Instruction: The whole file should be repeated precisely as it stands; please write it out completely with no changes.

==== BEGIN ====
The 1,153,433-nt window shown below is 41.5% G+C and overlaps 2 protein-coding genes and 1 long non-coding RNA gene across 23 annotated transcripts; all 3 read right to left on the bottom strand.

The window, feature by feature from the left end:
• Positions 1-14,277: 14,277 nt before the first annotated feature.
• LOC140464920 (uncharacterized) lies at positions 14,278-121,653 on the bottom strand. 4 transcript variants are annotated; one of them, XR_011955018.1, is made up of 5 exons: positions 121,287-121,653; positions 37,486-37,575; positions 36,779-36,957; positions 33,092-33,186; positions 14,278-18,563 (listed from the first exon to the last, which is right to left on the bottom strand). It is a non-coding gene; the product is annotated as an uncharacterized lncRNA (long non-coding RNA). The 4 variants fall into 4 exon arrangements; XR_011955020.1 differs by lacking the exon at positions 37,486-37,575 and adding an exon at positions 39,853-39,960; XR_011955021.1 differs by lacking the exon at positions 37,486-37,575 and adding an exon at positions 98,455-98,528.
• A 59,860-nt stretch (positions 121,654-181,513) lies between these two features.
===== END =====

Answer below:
The 1,153,433-nt window shown below is 41.5% G+C and overlaps 2 protein-coding genes and 1 long non-coding RNA gene across 23 annotated transcripts; all 3 read right to left on the bottom strand.

The window, feature by feature from the left end:
• Positions 1-14,277: 14,277 nt before the first annotated feature.
• LOC140464920 (uncharacterized) lies at positions 14,278-121,653 on the bottom strand. 4 transcript variants are annotated; one of them, XR_011955018.1, is made up of 5 exons: positions 121,287-121,653; positions 37,486-37,575; positions 36,779-36,957; positions 33,092-33,186; positions 14,278-18,563 (listed from the first exon to the last, which is right to left on the bottom strand). It is a non-coding gene; the product is annotated as an uncharacterized lncRNA (long non-coding RNA). The 4 variants fall into 4 exon arrangements; XR_011955020.1 differs by lacking the exon at positions 37,486-37,575 and adding an exon at positions 39,853-39,960; XR_011955021.1 differs by lacking the exon at positions 37,486-37,575 and adding an exon at positions 98,455-98,528.
• A 59,860-nt stretch (positions 121,654-181,513) lies between these two features.